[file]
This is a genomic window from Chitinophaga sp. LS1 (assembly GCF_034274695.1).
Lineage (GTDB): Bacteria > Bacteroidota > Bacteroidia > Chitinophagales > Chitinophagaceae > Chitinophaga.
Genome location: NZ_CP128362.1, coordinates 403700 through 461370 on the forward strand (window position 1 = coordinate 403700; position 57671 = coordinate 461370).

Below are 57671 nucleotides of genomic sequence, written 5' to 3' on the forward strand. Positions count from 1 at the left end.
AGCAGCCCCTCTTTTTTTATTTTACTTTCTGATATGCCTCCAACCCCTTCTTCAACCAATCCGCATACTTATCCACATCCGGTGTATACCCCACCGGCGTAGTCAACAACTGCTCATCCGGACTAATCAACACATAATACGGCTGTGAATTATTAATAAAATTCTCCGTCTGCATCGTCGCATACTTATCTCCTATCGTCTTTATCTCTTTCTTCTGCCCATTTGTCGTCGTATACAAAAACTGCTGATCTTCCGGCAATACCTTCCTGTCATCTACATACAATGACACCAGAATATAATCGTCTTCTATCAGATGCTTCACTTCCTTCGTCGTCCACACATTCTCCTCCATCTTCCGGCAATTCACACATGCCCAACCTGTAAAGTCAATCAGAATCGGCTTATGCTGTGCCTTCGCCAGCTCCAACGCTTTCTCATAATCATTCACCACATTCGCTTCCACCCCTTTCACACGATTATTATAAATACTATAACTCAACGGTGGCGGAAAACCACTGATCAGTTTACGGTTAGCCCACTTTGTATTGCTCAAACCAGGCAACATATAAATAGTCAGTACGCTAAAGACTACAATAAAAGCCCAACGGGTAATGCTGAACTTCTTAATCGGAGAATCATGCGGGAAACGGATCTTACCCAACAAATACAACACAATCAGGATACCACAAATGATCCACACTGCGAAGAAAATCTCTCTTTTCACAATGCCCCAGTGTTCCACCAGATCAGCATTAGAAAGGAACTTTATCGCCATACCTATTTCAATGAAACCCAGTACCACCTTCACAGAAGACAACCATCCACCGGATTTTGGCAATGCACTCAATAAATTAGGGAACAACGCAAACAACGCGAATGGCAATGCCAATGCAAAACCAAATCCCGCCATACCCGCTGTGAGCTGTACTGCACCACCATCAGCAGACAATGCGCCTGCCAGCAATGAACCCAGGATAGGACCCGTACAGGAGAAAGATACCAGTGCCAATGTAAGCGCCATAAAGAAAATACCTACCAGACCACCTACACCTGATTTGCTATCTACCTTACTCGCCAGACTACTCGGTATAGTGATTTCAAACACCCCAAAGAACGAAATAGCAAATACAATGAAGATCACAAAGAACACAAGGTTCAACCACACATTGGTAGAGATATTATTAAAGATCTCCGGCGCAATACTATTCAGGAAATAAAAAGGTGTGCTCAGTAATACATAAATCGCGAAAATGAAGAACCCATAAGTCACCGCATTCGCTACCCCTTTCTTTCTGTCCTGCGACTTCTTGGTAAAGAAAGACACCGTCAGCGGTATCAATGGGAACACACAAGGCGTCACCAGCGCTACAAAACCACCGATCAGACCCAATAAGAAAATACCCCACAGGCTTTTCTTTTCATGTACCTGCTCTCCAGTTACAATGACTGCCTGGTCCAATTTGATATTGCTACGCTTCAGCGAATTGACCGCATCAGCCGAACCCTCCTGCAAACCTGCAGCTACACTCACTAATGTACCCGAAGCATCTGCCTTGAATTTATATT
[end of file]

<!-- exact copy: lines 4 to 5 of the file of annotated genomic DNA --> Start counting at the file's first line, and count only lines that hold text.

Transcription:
Below are 57671 nucleotides of genomic sequence, written 5' to 3' on the forward strand. Positions count from 1 at the left end.
AGCAGCCCCTCTTTTTTTATTTTACTTTCTGATATGCCTCCAACCCCTTCTTCAACCAATCCGCATACTTATCCACATCCGGTGTATACCCCACCGGCGTAGTCAACAACTGCTCATCCGGACTAATCAACACATAATACGGCTGTGAATTATTAATAAAATTCTCCGTCTGCATCGTCGCATACTTATCTCCTATCGTCTTTATCTCTTTCTTCTGCCCATTTGTCGTCGTATACAAAAACTGCTGATCTTCCGGCAATACCTTCCTGTCATCTACATACAATGACACCAGAATATAATCGTCTTCTATCAGATGCTTCACTTCCTTCGTCGTCCACACATTCTCCTCCATCTTCCGGCAATTCACACATGCCCAACCTGTAAAGTCAATCAGAATCGGCTTATGCTGTGCCTTCGCCAGCTCCAACGCTTTCTCATAATCATTCACCACATTCGCTTCCACCCCTTTCACACGATTATTATAAATACTATAACTCAACGGTGGCGGAAAACCACTGATCAGTTTACGGTTAGCCCACTTTGTATTGCTCAAACCAGGCAACATATAAATAGTCAGTACGCTAAAGACTACAATAAAAGCCCAACGGGTAATGCTGAACTTCTTAATCGGAGAATCATGCGGGAAACGGATCTTACCCAACAAATACAACACAATCAGGATACCACAAATGATCCACACTGCGAAGAAAATCTCTCTTTTCACAATGCCCCAGTGTTCCACCAGATCAGCATTAGAAAGGAACTTTATCGCCATACCTATTTCAATGAAACCCAGTACCACCTTCACAGAAGACAACCATCCACCGGATTTTGGCAATGCACTCAATAAATTAGGGAACAACGCAAACAACGCGAATGGCAATGCCAATGCAAAACCAAATCCCGCCATACCCGCTGTGAGCTGTACTGCACCACCATCAGCAGACAATGCGCCTGCCAGCAATGAACCCAGGATAGGACCCGTACAGGAGAAAGATACCAGTGCCAATGTAAGCGCCATAAAGAAAATACCTACCAGACCACCTACACCTGATTTGCTATCTACCTTACTCGCCAGACTACTCGGTATAGTGATTTCAAACACCCCAAAGAACGAAATAGCAAATACAATGAAGATCACAAAGAACACAAGGTTCAACCACACATTGGTAGAGATATTATTAAAGATCTCCGGCGCAATACTATTCAGGAAATAAAAAGGTGTGCTCAGTAATACATAAATCGCGAAAATGAAGAACCCATAAGTCACCGCATTCGCTACCCCTTTCTTTCTGTCCTGCGACTTCTTGGTAAAGAAAGACACCGTCAGCGGTATCAATGGGAACACACAAGGCGTCACCAGCGCTACAAAACCACCGATCAGACCCAATAAGAAAATACCCCACAGGCTTTTCTTTTCATGTACCTGCTCTCCAGTTACAATGACTGCCTGGTCCAATTTGATATTGCTACGCTTCAGCGAATTGACCGCATCAGCCGAACCCTCCTGCAAACCTGCAGCTACACTCACTAATGTACCCGAAGCATCTGCCTTGAATTTATATT